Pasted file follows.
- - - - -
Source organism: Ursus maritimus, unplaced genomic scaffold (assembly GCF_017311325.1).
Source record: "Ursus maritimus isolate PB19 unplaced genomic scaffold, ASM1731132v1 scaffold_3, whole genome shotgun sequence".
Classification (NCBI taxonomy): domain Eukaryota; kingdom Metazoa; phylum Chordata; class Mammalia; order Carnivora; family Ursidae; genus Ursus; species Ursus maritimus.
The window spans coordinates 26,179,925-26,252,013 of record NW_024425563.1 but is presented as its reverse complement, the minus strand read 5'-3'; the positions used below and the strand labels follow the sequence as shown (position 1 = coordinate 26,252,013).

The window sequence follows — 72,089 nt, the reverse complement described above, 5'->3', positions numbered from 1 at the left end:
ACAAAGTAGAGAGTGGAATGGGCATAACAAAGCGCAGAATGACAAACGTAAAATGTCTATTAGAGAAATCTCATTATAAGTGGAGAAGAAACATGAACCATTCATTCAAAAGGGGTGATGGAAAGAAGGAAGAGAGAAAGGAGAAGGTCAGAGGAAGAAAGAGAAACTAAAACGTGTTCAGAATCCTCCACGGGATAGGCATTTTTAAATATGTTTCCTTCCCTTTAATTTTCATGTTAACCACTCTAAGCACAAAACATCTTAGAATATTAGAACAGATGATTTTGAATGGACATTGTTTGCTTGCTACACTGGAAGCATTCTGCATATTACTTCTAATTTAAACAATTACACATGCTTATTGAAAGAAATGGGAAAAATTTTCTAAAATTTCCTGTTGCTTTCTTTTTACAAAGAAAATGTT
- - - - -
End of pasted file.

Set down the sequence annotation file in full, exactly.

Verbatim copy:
Source organism: Ursus maritimus, unplaced genomic scaffold (assembly GCF_017311325.1).
Source record: "Ursus maritimus isolate PB19 unplaced genomic scaffold, ASM1731132v1 scaffold_3, whole genome shotgun sequence".
Classification (NCBI taxonomy): domain Eukaryota; kingdom Metazoa; phylum Chordata; class Mammalia; order Carnivora; family Ursidae; genus Ursus; species Ursus maritimus.
The window spans coordinates 26,179,925-26,252,013 of record NW_024425563.1 but is presented as its reverse complement, the minus strand read 5'-3'; the positions used below and the strand labels follow the sequence as shown (position 1 = coordinate 26,252,013).

The window sequence follows — 72,089 nt, the reverse complement described above, 5'->3', positions numbered from 1 at the left end:
ACAAAGTAGAGAGTGGAATGGGCATAACAAAGCGCAGAATGACAAACGTAAAATGTCTATTAGAGAAATCTCATTATAAGTGGAGAAGAAACATGAACCATTCATTCAAAAGGGGTGATGGAAAGAAGGAAGAGAGAAAGGAGAAGGTCAGAGGAAGAAAGAGAAACTAAAACGTGTTCAGAATCCTCCACGGGATAGGCATTTTTAAATATGTTTCCTTCCCTTTAATTTTCATGTTAACCACTCTAAGCACAAAACATCTTAGAATATTAGAACAGATGATTTTGAATGGACATTGTTTGCTTGCTACACTGGAAGCATTCTGCATATTACTTCTAATTTAAACAATTACACATGCTTATTGAAAGAAATGGGAAAAATTTTCTAAAATTTCCTGTTGCTTTCTTTTTACAAAGAAAATGTT